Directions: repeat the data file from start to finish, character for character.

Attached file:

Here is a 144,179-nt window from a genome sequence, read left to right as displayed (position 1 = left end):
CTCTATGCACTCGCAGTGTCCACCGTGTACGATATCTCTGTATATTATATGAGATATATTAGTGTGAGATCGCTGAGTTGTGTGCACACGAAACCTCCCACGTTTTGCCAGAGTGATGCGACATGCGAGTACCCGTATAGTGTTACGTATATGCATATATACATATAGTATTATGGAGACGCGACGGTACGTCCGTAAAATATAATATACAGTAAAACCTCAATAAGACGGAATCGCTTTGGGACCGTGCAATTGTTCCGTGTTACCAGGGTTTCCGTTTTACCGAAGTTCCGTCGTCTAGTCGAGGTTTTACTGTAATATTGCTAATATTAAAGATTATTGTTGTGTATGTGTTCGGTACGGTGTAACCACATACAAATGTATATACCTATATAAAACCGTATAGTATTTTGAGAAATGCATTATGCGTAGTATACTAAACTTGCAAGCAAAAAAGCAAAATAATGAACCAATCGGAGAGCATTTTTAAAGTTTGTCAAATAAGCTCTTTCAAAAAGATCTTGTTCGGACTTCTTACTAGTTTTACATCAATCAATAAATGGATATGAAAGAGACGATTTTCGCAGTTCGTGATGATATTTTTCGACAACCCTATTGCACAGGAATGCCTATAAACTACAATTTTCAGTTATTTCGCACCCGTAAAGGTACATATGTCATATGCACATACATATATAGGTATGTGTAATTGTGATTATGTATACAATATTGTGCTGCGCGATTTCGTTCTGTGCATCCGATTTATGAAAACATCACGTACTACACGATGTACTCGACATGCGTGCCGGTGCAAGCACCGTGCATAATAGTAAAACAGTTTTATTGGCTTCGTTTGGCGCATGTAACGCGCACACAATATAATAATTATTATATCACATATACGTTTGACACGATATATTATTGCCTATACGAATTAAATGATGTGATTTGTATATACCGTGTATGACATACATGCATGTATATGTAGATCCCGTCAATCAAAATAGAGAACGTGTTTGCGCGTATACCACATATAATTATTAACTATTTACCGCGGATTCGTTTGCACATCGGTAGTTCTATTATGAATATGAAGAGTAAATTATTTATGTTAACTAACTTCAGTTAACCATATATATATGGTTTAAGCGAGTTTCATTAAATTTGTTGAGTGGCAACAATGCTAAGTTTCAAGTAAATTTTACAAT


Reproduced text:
Here is a 144,179-nt window from a genome sequence, read left to right as displayed (position 1 = left end):
CTCTATGCACTCGCAGTGTCCACCGTGTACGATATCTCTGTATATTATATGAGATATATTAGTGTGAGATCGCTGAGTTGTGTGCACACGAAACCTCCCACGTTTTGCCAGAGTGATGCGACATGCGAGTACCCGTATAGTGTTACGTATATGCATATATACATATAGTATTATGGAGACGCGACGGTACGTCCGTAAAATATAATATACAGTAAAACCTCAATAAGACGGAATCGCTTTGGGACCGTGCAATTGTTCCGTGTTACCAGGGTTTCCGTTTTACCGAAGTTCCGTCGTCTAGTCGAGGTTTTACTGTAATATTGCTAATATTAAAGATTATTGTTGTGTATGTGTTCGGTACGGTGTAACCACATACAAATGTATATACCTATATAAAACCGTATAGTATTTTGAGAAATGCATTATGCGTAGTATACTAAACTTGCAAGCAAAAAAGCAAAATAATGAACCAATCGGAGAGCATTTTTAAAGTTTGTCAAATAAGCTCTTTCAAAAAGATCTTGTTCGGACTTCTTACTAGTTTTACATCAATCAATAAATGGATATGAAAGAGACGATTTTCGCAGTTCGTGATGATATTTTTCGACAACCCTATTGCACAGGAATGCCTATAAACTACAATTTTCAGTTATTTCGCACCCGTAAAGGTACATATGTCATATGCACATACATATATAGGTATGTGTAATTGTGATTATGTATACAATATTGTGCTGCGCGATTTCGTTCTGTGCATCCGATTTATGAAAACATCACGTACTACACGATGTACTCGACATGCGTGCCGGTGCAAGCACCGTGCATAATAGTAAAACAGTTTTATTGGCTTCGTTTGGCGCATGTAACGCGCACACAATATAATAATTATTATATCACATATACGTTTGACACGATATATTATTGCCTATACGAATTAAATGATGTGATTTGTATATACCGTGTATGACATACATGCATGTATATGTAGATCCCGTCAATCAAAATAGAGAACGTGTTTGCGCGTATACCACATATAATTATTAACTATTTACCGCGGATTCGTTTGCACATCGGTAGTTCTATTATGAATATGAAGAGTAAATTATTTATGTTAACTAACTTCAGTTAACCATATATATATGGTTTAAGCGAGTTTCATTAAATTTGTTGAGTGGCAACAATGCTAAGTTTCAAGTAAATTTTACAAT